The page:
Finally, it’s time for what herbs are all about – the harvest! But knowing when and how to pluck the bounty from different herbs can make the difference between ordinary roast beef and a savory, aromatic meal – or between a nice dried wreath and one that’s a delight to admire season after season thanks to its long-lasting beauty. Here’s a little guide to help you get the most from your herbs.
Pinching herbs above the leaf node (the joint of two or more leaves) allows the plant to branch better.
Photo Credit: ©Pennystone Gardens
The proper tools, like this handmade chamomile rake from Johnny’s Selected Seeds, can make harvesting a breeze.
Photo Credit: Johnny’s Selected Seeds
Use shears or lawn clippers to harvest spreading herbs like thyme or chives. It’ll leave a neat appearance and provide speed for quantity harvesting.
Photo Credit: ©Pennystone Gardens
First things first: You need to know which parts of your herbs to harvest. Some herbs are prized for only one part – their seeds, flowers or leaves, for example. Others, like dill, win awards for all three. Here’s a list of some common culinary herbs and what to harvest:
- Dill: leaves, flowers, seeds
- Caraway: leaves, seeds, roots
- Chives: leaves, flowers
- Cilantro: leaves and seeds (the seeds are called coriander)
- Fennel: leaves, seeds, roots
- Lovage: leaves, seeds, roots
- Mustard: leaves, seeds
- Nasturtium: seeds, flowers
Many other herbs are only grown for their leaves. Think chervil, lemonbalm, lemon verbena, oregano, parsley, rosemary, sage, savory, sweet marjoram, tarragon and thyme. The aroma and flavor these herbs can add to a dish is more than enough reason to grow them! Don’t forget to harvest the edible flowers of herbs like beebalm, borage, calendula, chamomile, chives, lavender and mint. And digging the flavorful roots of herbs like horseradish, ginger and Hamburg parsley is an absolute must!
Harvesting herbs is rather simple: Just pinch or snip off the leaves or flowers as you need them. To make sure they taste their freshly best, use them within 24 hours of picking. If you’re harvesting for future use, take your cuttings early in the day before the sun strikes. Not only will you beat the heat, it’s the best time to capture the herb’s most concentrated essential oils – which are what give it aroma and flavor. (Another tip: Oils are also most concentrated when the herb is beginning to bud.)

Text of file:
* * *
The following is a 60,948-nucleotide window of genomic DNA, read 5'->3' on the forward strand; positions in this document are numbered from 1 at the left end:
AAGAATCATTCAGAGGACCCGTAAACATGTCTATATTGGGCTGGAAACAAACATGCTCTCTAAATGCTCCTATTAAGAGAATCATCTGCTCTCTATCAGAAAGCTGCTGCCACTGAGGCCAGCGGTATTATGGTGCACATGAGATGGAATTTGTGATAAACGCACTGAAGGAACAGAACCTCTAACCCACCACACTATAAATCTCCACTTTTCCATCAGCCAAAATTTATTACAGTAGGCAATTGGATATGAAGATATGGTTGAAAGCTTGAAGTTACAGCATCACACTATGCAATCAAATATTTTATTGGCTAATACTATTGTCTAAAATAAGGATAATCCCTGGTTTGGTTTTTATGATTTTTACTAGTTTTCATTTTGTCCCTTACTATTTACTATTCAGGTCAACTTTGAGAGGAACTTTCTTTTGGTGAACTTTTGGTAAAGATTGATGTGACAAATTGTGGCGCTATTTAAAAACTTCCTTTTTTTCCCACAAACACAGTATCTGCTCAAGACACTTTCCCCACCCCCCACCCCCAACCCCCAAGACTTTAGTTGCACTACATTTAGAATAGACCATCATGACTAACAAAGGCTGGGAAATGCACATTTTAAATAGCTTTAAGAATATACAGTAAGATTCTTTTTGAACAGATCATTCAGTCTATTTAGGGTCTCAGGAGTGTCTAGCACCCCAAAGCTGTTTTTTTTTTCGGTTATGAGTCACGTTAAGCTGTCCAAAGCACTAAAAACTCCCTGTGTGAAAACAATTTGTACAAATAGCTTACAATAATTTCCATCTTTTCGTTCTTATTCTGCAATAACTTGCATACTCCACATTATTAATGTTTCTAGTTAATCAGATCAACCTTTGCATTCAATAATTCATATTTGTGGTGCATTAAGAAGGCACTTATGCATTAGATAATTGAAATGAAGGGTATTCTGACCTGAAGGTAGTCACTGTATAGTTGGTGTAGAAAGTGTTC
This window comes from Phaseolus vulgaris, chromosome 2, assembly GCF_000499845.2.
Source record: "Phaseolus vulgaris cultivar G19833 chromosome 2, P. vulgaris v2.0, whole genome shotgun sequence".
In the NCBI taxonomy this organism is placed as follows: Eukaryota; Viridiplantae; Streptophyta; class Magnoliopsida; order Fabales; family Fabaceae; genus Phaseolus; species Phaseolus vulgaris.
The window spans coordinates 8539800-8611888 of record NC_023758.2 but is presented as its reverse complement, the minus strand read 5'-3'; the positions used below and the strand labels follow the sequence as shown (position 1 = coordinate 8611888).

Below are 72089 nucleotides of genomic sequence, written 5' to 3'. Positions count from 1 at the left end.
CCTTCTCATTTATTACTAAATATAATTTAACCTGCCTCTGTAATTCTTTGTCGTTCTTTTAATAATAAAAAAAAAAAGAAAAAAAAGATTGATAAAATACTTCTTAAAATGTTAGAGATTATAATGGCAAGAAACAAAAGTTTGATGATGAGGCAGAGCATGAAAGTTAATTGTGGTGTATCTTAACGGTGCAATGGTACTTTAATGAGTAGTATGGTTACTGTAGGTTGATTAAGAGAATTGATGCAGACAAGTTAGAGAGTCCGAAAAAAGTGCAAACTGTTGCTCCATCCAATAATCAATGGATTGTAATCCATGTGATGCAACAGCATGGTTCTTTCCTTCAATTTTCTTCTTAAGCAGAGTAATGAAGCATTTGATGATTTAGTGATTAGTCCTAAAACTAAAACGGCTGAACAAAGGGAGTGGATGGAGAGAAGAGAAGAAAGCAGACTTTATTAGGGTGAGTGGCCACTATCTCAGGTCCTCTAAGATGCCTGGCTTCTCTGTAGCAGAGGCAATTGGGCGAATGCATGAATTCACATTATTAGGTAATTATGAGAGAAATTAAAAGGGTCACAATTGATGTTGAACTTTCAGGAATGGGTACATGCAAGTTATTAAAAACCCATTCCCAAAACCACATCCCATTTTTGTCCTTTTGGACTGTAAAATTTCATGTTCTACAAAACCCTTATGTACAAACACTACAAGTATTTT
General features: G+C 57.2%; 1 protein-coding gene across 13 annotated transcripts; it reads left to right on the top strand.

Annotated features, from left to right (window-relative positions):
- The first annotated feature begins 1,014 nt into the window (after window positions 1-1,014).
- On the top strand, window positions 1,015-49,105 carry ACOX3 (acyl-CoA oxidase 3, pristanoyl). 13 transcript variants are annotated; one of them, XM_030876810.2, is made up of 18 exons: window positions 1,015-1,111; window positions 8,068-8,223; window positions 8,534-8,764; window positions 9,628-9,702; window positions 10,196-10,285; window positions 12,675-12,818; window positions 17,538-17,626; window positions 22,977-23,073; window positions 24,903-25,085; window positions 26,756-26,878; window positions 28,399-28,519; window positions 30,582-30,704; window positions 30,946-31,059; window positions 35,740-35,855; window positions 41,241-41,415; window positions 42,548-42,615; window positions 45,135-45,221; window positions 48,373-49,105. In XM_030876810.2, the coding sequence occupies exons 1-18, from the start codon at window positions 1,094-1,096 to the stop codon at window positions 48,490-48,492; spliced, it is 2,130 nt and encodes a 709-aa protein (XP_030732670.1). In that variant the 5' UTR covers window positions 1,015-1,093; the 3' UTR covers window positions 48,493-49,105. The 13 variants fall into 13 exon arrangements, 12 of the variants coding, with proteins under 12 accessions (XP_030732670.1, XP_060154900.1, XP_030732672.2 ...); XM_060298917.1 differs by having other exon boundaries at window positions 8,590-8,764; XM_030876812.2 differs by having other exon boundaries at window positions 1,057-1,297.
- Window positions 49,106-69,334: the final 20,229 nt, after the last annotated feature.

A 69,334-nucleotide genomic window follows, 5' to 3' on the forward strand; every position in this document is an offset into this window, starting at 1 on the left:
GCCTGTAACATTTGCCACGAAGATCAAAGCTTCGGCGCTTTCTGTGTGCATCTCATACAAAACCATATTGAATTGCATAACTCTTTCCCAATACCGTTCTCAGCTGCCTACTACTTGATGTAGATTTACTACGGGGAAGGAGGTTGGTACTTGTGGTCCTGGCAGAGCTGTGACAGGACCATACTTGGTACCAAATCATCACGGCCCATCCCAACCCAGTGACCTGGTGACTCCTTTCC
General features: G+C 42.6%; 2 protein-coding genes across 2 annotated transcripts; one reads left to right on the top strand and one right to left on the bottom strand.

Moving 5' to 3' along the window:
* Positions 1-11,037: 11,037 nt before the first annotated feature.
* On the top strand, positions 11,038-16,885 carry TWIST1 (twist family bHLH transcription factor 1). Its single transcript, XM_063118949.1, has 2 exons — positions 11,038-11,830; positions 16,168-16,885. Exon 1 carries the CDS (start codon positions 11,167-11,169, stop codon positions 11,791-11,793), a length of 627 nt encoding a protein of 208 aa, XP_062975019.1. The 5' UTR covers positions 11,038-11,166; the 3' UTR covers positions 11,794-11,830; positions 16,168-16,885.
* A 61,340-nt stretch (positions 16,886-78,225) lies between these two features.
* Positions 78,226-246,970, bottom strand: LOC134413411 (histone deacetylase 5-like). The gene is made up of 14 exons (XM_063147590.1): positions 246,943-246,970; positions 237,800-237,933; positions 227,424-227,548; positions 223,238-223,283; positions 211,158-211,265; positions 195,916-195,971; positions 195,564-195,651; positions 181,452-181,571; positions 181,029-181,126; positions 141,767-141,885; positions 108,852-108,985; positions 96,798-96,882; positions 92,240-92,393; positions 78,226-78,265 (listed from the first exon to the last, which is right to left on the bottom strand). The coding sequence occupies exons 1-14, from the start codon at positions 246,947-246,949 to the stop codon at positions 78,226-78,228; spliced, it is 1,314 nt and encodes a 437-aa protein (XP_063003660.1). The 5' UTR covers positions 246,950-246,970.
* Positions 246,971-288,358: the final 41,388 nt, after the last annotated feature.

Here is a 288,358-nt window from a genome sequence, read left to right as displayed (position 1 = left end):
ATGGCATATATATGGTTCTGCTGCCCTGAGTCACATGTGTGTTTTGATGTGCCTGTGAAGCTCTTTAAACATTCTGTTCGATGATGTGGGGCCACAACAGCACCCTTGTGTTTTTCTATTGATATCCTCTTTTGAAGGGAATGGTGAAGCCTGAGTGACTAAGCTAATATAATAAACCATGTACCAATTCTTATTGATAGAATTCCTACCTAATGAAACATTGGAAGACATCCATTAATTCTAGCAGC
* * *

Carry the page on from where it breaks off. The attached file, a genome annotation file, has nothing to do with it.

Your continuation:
Here are some other points to keep in mind:
- Snip throughout the season. For the best flavor, don’t wait until the plants move toward old age.
- When growing a plant for its leaves, make sure to pinch off flower buds to lengthen your herb’s useful season.
- Don’t be stingy when harvesting! Many herbs can be pruned to within 6-8 inches of the ground or to within the last few inches of leaves and still bounce back to produce a bounty.
- Don’t rinse your herbs until you’re ready to use them – except for parsley, which loves a cool bath right away. Washing removes some oils and vitamins. (If you don’t use repellents or fertilizer sprays, rinsing may not even be necessary.)
- Let seeds ripen on the plants for full flavor. Look for ready-to-burst seedpods or brown seeds. (If you’re afraid you’ll miss them, don’t sit up all night waiting. Tuck a paper bag around the ripening seeds near their prime ripening time and tie it to the stem. When the seeds rattle within, cut the stem and shake your harvest into the bag.)
- Be patient when harvesting roots. Wait until the plants are at least 2 years old, then trim small pieces off the roots as you need them. Air-dry for fresh use. At the end of the season, dig the roots carefully and air-dry. Then peel, chop and freeze for later use.
- Harvest flowers when they’re dry. Be sure to shake blooms gently to get rid of any bugs or soil.
- Harvest perennials judiciously their first year to help them develop some vigor.
If you’ve harvested too much, consider preserving the extras by hanging bunches upside down in a well-ventilated area, or you can dry them on screens or freeze them. The technique that’s best really depends on the herb and your intended purpose – cooking, medicinal, herb sugars or crafts. Whatever you do, don’t forget to stop and smell the harvest. Aroma, after all, is one of the major gifts we’re given when it comes to these wonderful plants!